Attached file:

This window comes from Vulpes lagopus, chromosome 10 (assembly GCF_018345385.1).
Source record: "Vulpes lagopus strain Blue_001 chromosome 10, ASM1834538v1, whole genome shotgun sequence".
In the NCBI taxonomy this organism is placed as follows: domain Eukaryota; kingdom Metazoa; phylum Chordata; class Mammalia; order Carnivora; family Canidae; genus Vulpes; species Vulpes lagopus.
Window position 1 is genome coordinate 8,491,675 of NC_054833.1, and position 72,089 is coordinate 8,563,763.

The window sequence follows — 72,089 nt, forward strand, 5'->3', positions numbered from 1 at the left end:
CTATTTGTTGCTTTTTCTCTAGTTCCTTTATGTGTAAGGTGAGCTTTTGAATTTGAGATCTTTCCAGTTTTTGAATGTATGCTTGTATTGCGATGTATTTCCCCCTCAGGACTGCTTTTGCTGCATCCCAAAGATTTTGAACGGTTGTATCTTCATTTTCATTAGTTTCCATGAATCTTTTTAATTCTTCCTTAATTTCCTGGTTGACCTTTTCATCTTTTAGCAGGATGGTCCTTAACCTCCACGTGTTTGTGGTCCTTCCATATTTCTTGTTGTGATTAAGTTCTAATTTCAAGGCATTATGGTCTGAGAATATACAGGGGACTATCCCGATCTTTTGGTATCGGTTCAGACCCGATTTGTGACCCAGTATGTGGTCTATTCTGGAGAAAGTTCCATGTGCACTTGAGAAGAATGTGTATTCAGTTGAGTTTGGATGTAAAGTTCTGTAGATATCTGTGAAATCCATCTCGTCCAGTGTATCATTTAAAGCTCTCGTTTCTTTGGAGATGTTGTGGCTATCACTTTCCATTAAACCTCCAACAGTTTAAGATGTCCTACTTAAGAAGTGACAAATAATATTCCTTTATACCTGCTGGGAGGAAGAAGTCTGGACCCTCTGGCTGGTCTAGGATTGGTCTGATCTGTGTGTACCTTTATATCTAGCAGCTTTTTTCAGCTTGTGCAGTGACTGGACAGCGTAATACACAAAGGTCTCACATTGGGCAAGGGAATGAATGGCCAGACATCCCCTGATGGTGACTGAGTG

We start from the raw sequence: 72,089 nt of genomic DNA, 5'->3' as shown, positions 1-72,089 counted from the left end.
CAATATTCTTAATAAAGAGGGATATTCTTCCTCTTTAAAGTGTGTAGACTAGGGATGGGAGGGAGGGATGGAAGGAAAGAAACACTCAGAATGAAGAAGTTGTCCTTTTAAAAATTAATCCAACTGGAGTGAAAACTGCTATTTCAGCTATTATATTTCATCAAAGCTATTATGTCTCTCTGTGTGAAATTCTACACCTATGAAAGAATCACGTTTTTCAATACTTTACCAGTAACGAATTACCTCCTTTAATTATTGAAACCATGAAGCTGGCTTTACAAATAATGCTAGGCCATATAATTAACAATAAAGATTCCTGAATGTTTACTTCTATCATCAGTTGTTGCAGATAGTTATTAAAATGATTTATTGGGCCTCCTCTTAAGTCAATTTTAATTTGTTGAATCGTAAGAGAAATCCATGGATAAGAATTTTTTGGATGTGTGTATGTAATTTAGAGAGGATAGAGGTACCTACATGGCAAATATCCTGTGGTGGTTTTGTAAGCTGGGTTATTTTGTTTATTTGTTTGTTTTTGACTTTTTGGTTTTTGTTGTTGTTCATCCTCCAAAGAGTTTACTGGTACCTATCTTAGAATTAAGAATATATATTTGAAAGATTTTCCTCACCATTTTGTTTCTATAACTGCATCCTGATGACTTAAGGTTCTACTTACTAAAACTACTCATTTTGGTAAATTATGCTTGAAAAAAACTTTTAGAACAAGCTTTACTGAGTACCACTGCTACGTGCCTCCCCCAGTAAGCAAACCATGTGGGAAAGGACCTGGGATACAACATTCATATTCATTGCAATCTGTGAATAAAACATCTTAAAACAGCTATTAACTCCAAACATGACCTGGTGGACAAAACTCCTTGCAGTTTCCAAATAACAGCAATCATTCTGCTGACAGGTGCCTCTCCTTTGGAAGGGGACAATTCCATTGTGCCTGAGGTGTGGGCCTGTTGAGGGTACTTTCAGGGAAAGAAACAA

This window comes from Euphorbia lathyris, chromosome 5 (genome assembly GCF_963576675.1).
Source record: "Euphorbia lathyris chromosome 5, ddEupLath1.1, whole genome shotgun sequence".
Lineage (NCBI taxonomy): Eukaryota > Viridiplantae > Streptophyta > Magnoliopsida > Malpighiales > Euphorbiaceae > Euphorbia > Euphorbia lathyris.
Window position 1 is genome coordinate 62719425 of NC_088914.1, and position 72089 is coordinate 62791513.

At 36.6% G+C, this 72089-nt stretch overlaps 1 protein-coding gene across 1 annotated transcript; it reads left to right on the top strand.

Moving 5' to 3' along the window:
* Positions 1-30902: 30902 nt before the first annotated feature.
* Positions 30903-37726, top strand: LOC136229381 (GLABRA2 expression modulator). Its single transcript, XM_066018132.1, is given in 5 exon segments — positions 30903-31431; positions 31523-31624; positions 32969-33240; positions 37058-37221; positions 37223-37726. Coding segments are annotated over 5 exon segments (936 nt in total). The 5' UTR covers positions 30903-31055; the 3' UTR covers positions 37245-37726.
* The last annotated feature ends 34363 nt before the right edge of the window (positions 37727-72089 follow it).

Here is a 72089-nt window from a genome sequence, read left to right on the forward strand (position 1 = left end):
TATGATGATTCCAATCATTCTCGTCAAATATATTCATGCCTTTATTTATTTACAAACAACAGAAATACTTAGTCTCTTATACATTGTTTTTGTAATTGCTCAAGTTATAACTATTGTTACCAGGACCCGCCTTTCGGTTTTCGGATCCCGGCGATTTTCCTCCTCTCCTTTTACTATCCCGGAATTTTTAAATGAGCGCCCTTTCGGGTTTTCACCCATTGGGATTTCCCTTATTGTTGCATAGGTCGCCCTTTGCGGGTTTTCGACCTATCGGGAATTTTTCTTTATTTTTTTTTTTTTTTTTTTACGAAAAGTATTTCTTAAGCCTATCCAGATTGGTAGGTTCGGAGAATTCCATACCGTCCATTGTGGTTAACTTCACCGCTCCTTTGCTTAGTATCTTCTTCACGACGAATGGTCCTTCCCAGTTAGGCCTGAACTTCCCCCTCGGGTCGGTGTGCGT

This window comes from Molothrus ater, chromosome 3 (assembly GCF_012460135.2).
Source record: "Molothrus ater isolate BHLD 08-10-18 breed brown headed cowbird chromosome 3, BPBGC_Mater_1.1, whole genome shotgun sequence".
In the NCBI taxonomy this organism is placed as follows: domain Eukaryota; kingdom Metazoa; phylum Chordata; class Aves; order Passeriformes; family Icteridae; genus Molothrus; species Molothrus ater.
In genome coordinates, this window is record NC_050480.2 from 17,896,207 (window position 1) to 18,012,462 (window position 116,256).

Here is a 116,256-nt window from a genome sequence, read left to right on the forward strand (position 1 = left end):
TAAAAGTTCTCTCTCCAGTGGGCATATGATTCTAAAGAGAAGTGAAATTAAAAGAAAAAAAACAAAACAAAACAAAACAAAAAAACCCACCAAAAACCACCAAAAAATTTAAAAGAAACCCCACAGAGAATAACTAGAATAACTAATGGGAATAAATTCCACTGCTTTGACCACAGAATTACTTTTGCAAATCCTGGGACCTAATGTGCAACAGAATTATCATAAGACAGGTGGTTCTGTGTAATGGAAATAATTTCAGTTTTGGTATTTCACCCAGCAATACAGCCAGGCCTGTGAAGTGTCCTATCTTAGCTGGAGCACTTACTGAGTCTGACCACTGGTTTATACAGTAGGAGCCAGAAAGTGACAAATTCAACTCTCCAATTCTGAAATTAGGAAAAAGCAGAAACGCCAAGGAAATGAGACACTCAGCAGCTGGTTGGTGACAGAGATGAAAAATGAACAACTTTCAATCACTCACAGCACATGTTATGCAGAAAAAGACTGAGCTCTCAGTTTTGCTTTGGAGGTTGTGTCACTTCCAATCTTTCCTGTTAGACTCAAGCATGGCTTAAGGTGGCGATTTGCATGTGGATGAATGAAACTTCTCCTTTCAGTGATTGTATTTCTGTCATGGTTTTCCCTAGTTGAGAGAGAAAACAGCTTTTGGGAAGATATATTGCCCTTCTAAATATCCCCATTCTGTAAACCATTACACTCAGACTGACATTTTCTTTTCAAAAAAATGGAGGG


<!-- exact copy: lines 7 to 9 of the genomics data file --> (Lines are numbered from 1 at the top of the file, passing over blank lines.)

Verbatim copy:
We start from the raw sequence: 72,089 nt of genomic DNA, 5'->3' as shown, positions 1-72,089 counted from the left end.
CAATATTCTTAATAAAGAGGGATATTCTTCCTCTTTAAAGTGTGTAGACTAGGGATGGGAGGGAGGGATGGAAGGAAAGAAACACTCAGAATGAAGAAGTTGTCCTTTTAAAAATTAATCCAACTGGAGTGAAAACTGCTATTTCAGCTATTATATTTCATCAAAGCTATTATGTCTCTCTGTGTGAAATTCTACACCTATGAAAGAATCACGTTTTTCAATACTTTACCAGTAACGAATTACCTCCTTTAATTATTGAAACCATGAAGCTGGCTTTACAAATAATGCTAGGCCATATAATTAACAATAAAGATTCCTGAATGTTTACTTCTATCATCAGTTGTTGCAGATAGTTATTAAAATGATTTATTGGGCCTCCTCTTAAGTCAATTTTAATTTGTTGAATCGTAAGAGAAATCCATGGATAAGAATTTTTTGGATGTGTGTATGTAATTTAGAGAGGATAGAGGTACCTACATGGCAAATATCCTGTGGTGGTTTTGTAAGCTGGGTTATTTTGTTTATTTGTTTGTTTTTGACTTTTTGGTTTTTGTTGTTGTTCATCCTCCAAAGAGTTTACTGGTACCTATCTTAGAATTAAGAATATATATTTGAAAGATTTTCCTCACCATTTTGTTTCTATAACTGCATCCTGATGACTTAAGGTTCTACTTACTAAAACTACTCATTTTGGTAAATTATGCTTGAAAAAAACTTTTAGAACAAGCTTTACTGAGTACCACTGCTACGTGCCTCCCCCAGTAAGCAAACCATGTGGGAAAGGACCTGGGATACAACATTCATATTCATTGCAATCTGTGAATAAAACATCTTAAAACAGCTATTAACTCCAAACATGACCTGGTGGACAAAACTCCTTGCAGTTTCCAAATAACAGCAATCATTCTGCTGACAGGTGCCTCTCCTTTGGAAGGGGACAATTCCATTGTGCCTGAGGTGTGGGCCTGTTGAGGGTACTTTCAGGGAAAGAAACAA

This window comes from Euphorbia lathyris, chromosome 5 (genome assembly GCF_963576675.1).